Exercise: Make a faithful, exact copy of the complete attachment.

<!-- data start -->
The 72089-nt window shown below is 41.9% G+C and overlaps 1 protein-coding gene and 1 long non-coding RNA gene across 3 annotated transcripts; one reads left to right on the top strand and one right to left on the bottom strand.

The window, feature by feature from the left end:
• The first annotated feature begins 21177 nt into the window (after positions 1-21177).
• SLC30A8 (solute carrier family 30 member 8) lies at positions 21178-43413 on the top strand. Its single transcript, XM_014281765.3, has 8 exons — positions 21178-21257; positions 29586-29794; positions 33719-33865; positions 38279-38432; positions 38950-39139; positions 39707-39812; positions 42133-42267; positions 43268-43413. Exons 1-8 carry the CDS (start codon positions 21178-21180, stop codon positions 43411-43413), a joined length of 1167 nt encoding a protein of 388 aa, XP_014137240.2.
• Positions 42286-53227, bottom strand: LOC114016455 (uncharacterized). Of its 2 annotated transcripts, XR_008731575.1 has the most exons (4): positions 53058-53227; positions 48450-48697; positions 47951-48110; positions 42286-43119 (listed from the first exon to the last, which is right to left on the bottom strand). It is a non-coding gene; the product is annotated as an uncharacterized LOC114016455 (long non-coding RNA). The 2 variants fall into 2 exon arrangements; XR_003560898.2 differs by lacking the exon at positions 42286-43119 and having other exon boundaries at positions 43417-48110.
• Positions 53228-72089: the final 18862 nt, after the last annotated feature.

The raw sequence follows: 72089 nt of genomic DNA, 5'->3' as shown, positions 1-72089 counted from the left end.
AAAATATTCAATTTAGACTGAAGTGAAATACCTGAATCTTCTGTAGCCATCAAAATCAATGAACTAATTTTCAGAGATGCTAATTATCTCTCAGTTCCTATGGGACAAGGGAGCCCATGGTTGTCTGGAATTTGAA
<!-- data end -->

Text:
The 72089-nt window shown below is 41.9% G+C and overlaps 1 protein-coding gene and 1 long non-coding RNA gene across 3 annotated transcripts; one reads left to right on the top strand and one right to left on the bottom strand.

The window, feature by feature from the left end:
• The first annotated feature begins 21177 nt into the window (after positions 1-21177).
• SLC30A8 (solute carrier family 30 member 8) lies at positions 21178-43413 on the top strand. Its single transcript, XM_014281765.3, has 8 exons — positions 21178-21257; positions 29586-29794; positions 33719-33865; positions 38279-38432; positions 38950-39139; positions 39707-39812; positions 42133-42267; positions 43268-43413. Exons 1-8 carry the CDS (start codon positions 21178-21180, stop codon positions 43411-43413), a joined length of 1167 nt encoding a protein of 388 aa, XP_014137240.2.
• Positions 42286-53227, bottom strand: LOC114016455 (uncharacterized). Of its 2 annotated transcripts, XR_008731575.1 has the most exons (4): positions 53058-53227; positions 48450-48697; positions 47951-48110; positions 42286-43119 (listed from the first exon to the last, which is right to left on the bottom strand). It is a non-coding gene; the product is annotated as an uncharacterized LOC114016455 (long non-coding RNA). The 2 variants fall into 2 exon arrangements; XR_003560898.2 differs by lacking the exon at positions 42286-43119 and having other exon boundaries at positions 43417-48110.
• Positions 53228-72089: the final 18862 nt, after the last annotated feature.

The raw sequence follows: 72089 nt of genomic DNA, 5'->3' as shown, positions 1-72089 counted from the left end.
AAAATATTCAATTTAGACTGAAGTGAAATACCTGAATCTTCTGTAGCCATCAAAATCAATGAACTAATTTTCAGAGATGCTAATTATCTCTCAGTTCCTATGGGACAAGGGAGCCCATGGTTGTCTGGAATTTGAA